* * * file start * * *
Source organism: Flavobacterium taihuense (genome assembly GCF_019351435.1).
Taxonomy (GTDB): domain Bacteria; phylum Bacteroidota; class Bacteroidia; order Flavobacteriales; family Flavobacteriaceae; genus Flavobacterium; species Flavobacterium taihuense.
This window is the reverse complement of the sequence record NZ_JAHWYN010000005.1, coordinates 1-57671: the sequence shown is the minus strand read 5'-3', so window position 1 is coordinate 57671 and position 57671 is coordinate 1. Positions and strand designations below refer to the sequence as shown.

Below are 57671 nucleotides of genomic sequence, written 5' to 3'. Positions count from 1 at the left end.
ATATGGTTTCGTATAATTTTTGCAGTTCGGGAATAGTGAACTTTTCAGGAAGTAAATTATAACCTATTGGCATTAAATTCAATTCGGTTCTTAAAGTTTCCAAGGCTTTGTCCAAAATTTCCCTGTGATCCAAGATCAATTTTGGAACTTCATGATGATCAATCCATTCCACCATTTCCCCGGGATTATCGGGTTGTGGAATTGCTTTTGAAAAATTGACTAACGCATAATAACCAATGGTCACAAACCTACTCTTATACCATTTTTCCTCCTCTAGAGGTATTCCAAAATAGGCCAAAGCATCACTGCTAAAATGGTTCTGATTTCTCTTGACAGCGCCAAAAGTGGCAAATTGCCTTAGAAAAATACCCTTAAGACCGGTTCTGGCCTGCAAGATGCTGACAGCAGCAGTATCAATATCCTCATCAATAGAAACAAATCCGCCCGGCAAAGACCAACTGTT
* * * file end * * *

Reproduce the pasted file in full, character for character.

Source organism: Flavobacterium taihuense (genome assembly GCF_019351435.1).
Taxonomy (GTDB): domain Bacteria; phylum Bacteroidota; class Bacteroidia; order Flavobacteriales; family Flavobacteriaceae; genus Flavobacterium; species Flavobacterium taihuense.
This window is the reverse complement of the sequence record NZ_JAHWYN010000005.1, coordinates 1-57671: the sequence shown is the minus strand read 5'-3', so window position 1 is coordinate 57671 and position 57671 is coordinate 1. Positions and strand designations below refer to the sequence as shown.

Below are 57671 nucleotides of genomic sequence, written 5' to 3'. Positions count from 1 at the left end.
ATATGGTTTCGTATAATTTTTGCAGTTCGGGAATAGTGAACTTTTCAGGAAGTAAATTATAACCTATTGGCATTAAATTCAATTCGGTTCTTAAAGTTTCCAAGGCTTTGTCCAAAATTTCCCTGTGATCCAAGATCAATTTTGGAACTTCATGATGATCAATCCATTCCACCATTTCCCCGGGATTATCGGGTTGTGGAATTGCTTTTGAAAAATTGACTAACGCATAATAACCAATGGTCACAAACCTACTCTTATACCATTTTTCCTCCTCTAGAGGTATTCCAAAATAGGCCAAAGCATCACTGCTAAAATGGTTCTGATTTCTCTTGACAGCGCCAAAAGTGGCAAATTGCCTTAGAAAAATACCCTTAAGACCGGTTCTGGCCTGCAAGATGCTGACAGCAGCAGTATCAATATCCTCATCAATAGAAACAAATCCGCCCGGCAAAGACCAACTGTT